Even now, when all the reports we hear from Greece are of political upheaval, of economic despair, about a small nation flooded with refugees, even about environmental collapse … even now, many of our writers are drawn to Greece. Adrianne Kalfopoulou, in one of the poems printed here, records a conversation with a taxi driver: “We’re losing our minds in all this.” Yet, English-speaking writers still return. Idealized and nostalgic portraits of the country continue to find an audience: this fall, PBS ran a BBC series called The Durrells on Corfu, which told the story of the family of Lawrence and Gerald Durrell taken to the Greek island by their indomitable mother during the 1930s. We turned in by the millions on Sunday evening, intrigued by the family story, of course, but also to see the sea and the shore, which looked postcard perfect, exactly like they’re supposed to. Despite knowing we shouldn’t really think this way, we also wanted to celebrate the passion and the kindness of the “natives,” more because they fit the image we’ve created of the Greek people than because of any resemblance to actual human beings who might have ever lived anywhere.
Why our continuing attraction to Greece? There is something in that small country out there on the edge of Europe that doesn’t feel like the rest of the continent. Part of the attraction is certainly to the very different modern history, and to a landscape shaped by human use yet still oddly wild. The series of poems by Nickole Brown included here is partly possible because so much of life in Greece is lived outdoors. That attraction is in the heat and the color of the sea, in the food and the alphabet. It’s in the iconography of a different Christianity.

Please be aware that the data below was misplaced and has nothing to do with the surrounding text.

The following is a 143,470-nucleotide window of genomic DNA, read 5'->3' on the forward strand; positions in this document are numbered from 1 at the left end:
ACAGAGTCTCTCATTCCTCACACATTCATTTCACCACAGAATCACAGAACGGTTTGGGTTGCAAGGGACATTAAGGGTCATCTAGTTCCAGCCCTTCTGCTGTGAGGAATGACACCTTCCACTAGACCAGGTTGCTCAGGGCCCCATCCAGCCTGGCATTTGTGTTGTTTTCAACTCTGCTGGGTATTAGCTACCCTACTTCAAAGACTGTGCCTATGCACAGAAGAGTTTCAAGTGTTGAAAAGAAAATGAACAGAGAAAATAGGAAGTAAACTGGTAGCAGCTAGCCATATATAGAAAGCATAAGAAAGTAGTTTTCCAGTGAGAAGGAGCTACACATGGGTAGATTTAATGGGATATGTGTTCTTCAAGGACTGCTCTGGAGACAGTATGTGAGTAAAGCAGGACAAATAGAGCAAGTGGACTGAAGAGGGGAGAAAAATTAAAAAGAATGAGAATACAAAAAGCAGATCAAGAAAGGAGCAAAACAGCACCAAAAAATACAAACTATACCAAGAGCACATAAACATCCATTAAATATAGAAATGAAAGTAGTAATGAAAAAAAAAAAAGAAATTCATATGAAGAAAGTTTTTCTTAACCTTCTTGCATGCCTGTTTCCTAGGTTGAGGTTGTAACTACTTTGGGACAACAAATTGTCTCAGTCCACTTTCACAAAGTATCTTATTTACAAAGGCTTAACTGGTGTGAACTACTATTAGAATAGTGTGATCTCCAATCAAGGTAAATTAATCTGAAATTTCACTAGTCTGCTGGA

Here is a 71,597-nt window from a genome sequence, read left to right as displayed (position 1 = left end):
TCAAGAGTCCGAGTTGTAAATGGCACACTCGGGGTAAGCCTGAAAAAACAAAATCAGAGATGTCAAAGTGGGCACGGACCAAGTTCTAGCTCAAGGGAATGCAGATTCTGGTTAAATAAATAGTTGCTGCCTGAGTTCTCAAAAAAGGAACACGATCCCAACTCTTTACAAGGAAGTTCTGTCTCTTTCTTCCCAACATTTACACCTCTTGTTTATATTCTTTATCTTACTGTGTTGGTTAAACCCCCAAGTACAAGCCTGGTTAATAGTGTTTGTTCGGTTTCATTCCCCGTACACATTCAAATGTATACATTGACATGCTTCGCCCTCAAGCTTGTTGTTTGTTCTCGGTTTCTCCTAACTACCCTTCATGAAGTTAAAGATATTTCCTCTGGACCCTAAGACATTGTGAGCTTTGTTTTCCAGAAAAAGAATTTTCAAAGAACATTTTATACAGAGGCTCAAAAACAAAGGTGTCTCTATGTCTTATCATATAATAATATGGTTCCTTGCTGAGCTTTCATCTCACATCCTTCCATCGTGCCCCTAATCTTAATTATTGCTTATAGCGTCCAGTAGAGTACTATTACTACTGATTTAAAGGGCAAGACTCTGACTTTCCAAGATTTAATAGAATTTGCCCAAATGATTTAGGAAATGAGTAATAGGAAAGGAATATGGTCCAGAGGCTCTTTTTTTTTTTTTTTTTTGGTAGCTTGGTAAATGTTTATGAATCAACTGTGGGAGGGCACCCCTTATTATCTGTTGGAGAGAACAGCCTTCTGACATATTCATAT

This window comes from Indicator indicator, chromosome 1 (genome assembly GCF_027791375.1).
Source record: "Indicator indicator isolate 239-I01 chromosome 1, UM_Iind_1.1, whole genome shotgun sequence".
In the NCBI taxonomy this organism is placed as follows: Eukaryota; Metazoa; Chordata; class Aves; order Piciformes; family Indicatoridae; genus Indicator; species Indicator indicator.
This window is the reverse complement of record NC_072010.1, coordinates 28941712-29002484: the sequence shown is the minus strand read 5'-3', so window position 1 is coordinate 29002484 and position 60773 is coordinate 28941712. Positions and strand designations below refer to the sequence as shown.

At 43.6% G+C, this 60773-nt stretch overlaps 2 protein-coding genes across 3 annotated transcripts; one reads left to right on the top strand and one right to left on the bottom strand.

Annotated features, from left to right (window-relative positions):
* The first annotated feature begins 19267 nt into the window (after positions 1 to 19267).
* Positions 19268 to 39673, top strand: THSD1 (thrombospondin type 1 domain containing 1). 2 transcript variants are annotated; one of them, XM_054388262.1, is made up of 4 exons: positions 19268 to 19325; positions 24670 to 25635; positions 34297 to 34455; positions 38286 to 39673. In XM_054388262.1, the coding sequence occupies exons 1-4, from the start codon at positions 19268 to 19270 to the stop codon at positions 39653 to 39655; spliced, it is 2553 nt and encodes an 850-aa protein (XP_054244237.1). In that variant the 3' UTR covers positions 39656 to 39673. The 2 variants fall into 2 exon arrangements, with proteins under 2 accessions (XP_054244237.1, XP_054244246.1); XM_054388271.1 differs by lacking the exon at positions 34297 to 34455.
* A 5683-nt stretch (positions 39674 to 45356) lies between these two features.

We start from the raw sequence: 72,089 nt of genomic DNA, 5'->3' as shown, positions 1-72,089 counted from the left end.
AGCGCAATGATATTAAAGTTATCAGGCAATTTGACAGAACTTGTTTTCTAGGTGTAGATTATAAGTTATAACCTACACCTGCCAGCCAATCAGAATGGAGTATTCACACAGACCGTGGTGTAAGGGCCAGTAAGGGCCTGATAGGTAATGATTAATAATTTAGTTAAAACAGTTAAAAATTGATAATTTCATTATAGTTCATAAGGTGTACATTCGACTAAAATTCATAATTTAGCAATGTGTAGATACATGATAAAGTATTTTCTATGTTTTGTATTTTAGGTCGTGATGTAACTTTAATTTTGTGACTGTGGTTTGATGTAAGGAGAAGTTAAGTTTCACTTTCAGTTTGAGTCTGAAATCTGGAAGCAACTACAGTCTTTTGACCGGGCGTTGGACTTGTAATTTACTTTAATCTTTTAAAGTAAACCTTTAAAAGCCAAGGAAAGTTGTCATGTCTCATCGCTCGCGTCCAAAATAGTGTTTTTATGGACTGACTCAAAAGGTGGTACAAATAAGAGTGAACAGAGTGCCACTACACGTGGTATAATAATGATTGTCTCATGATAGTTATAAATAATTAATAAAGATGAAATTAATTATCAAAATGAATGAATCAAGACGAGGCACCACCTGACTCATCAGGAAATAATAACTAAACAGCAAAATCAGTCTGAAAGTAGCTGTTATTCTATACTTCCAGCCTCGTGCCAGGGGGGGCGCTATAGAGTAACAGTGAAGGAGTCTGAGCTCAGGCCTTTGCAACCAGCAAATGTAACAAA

And, at the risk of belaboring the obvious, we continue to be drawn to Greece by the weight and presence of the classical tradition. We have tried to expand our canon and assume the influence of other traditions, but whether we like it or not, Western ideas continue to reflect the ideas first thought on those dry hills. Lauren K. Alleyne recognizes these “ruins, holy and broken,” their battered presence still shaping her experience of the place. When Allison Wilkins needs to find a metaphor for a kind of personal prophecy in the twenty-first century, she turns to Cassandra. We all know what she’s talking about.
In his poem, Christopher Bakken reminds us that contemporary Greece, despite its possibly insurmountable problems, continues to live into our images of it. There are still moments when people dance and sing, eat and drink, far into the night. It is still possible to echo, even if only for a moment, the words from Nikos Kazantzakis’s Life and Times of Alexis Zorba (and, of course, of Anthony Quinn in Zorba the Greek): “We’re going to need at least a thousand years.”
Image: Bacon, Henry. “Temple of Nike Apteros.” N.d. Watercolor. Smithsonian American Art Museum, Washington, D.C.